I have told Radagast my dreams, and they only made him more determined I should return to Gondor. But I do not know, Inwë. I do not know what course I must now take.


There was a Silk question from [ profile] reverendcrofoot, who asks: I am re-reading Silk and I noticed something a character by the name Jen Dare I do believe. Is there anything else with this character? Is she a left over? Is there something up with her?

I never meant Jenny Dare for anything more than that one scene, a "ghost" to get Niki's attention. The character was, of course, inspired by Virginia Dare, the first child of English parents born in the Americas. She vanished with the rest of the "Lost Colony" at Roanoke. But really, I never meant to do more with her and never have.

* Han shot first.
greygirlbeast: (amono)
Grateful thanks to everyone who said that yes, they could see the test entry. I think I had to make a new entry to prime to pump, so to speak. The test entry seemed to fix everything. It's reassuring to know that the CEBS actually works. And on a Sunday morning, at that.

I think I was one of maybe seven people who were actually able to make an entry on LJ yesterday. If you want to read it (hawks, crows, Terry Gilliam's Tideland, spider bites, writerly isolation), just click here. I'll be watching it for comments today. Clearly, someone at Six Apart needs to buy Frank the Goat a muzzle.


It's colder today than yesterday. Still, we took a walk before I settled into my freezing office to bang away at the keyboard all day. Saw one of the hawks, soaring over North Ave., looking for pigeons or starlings or rats. Not much else. Spooky contemplated going down to Grandma Luke's for a fried banana and peanut butter sandwich, which almost sounded too good to pass up. My right shoe kept coming untied.

We ended up at the Fernbank Museum of Natural History late yesterday afternoon, because Spooky's been wanting to see the Roman exhibition. I wish someone could have warned us it was "girl scout day." I'm just glad it wasn't "boy scout day." I said hi to the dinosaurs and we saw an IMAX film, Deep Sea. Then we had to go to the pet store, because Hubero was out of cat litter. And then we went to our favorite Thai place, because we were both in need of comfort food and the spicy basil rice bowl does the trick every time. On the way, we spotted a beautiful, huge white full moon rising over the tree tops and a few low purple-pink clouds. I checked the clock in the car; 6:41 (CaST). It was not a bad day.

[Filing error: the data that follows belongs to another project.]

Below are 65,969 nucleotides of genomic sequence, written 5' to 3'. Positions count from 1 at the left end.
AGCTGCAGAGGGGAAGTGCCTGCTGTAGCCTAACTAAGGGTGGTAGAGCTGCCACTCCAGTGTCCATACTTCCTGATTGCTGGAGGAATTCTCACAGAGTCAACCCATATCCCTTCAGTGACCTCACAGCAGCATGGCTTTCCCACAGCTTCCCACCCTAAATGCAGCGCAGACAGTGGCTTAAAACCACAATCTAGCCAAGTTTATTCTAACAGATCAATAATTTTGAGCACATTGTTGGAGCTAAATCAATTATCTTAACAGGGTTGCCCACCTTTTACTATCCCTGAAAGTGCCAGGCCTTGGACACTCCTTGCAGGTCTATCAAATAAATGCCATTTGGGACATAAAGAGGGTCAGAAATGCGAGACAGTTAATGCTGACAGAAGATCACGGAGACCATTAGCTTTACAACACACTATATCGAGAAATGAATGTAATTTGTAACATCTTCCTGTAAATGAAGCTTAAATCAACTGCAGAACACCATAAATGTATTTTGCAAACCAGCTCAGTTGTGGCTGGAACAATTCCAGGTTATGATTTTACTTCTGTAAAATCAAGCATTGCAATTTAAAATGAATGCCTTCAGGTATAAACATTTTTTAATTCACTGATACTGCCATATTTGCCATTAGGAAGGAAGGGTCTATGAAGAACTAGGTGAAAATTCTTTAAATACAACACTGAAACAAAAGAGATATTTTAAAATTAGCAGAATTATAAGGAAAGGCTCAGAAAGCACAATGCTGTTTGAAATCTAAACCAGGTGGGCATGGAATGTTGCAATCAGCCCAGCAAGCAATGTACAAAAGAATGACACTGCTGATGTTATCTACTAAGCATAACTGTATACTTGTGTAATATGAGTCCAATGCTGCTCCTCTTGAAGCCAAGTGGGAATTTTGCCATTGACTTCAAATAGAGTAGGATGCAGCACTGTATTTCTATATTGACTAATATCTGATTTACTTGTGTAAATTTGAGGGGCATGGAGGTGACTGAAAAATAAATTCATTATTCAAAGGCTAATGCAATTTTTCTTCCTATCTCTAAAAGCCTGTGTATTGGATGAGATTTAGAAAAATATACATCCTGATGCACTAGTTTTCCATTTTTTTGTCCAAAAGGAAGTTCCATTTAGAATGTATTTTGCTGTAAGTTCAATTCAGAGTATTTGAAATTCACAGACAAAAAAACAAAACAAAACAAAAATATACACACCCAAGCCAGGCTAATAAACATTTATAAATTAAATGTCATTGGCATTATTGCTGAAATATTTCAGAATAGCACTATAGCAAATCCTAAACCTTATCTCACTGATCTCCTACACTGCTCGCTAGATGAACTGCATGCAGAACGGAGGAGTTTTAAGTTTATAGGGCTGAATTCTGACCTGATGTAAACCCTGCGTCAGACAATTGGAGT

Back home, we watched Terry Zwigoff's Art School Confidential and Steve Buscemi's Lonesome Jim. I liked the former, though not quite as much as I thought I would (I think I've ODed on irony), but was a bit disappointed with the latter. It just wasn't nearly as good as Tree's Lounge, and I'd hoped it would be. It didn't help that Casey Affleck acted as though he was in a high-school play. But it was oddly consoling to discover that I do not actually think Liv Tyler's hot. It was just the ears. That was a huge relief, even if I'm not sure why. After the movies, a little past midnight, I called Poppy ([ profile] docbrite), because she'd left a message on my poor neglected answering thingy. I'd not talked to her in ages, and we wound up talking until 2:30 a.m. (CaST). Assorted topics of conversations included, but were not limited to, getting old, health insurance (and the lack thereof), cats, spider bites, tattoos, sex, lit agents, editors, reviewers, New Orleans, Realtors® (snork), Daughter of Hounds and Dead Shrimp Blues, wikipedia, MySpace, kids these days, how much I hate writing novels (but will always have to write them, anyway), Athens (GA), and self medication. We'd have talked longer, but my cellphone was overheating and I making my ear hurt, and I fully expected it to explode and bury shards of molten plastic in my brain.

Then we went to bed and Spooky read to me from House of Leaves until 3:30 (CaST), and I do not seem able to get it through my head that this is not the book to read Right Before Sleep.

Tilda Swinton, who rocks my world (even without ears), is 46 today.

Okay. There are words that must be written and no one to write them but me. Oh, and there's this photo (behind the cut), because the pink house (see 6/2/06 05:23 pm), the one that was being used to pimp that idiotic Paris Hilton show, was unpinked a couple of months ago and I keep forgetting to post a photo. Spooky got this one on our walk today. I don't go in for the whole southwestern sunset thing they have going down, but still, it's better than frelling Barbie pink.

Pink No More )


greygirlbeast: (Default)
Caitlín R. Kiernan

February 2012

    1 234
56 7 891011


RSS Atom

Most Popular Tags

Style Credit

Expand Cut Tags

No cut tags
Page generated Sep. 22nd, 2017 06:53 pm
Powered by Dreamwidth Studios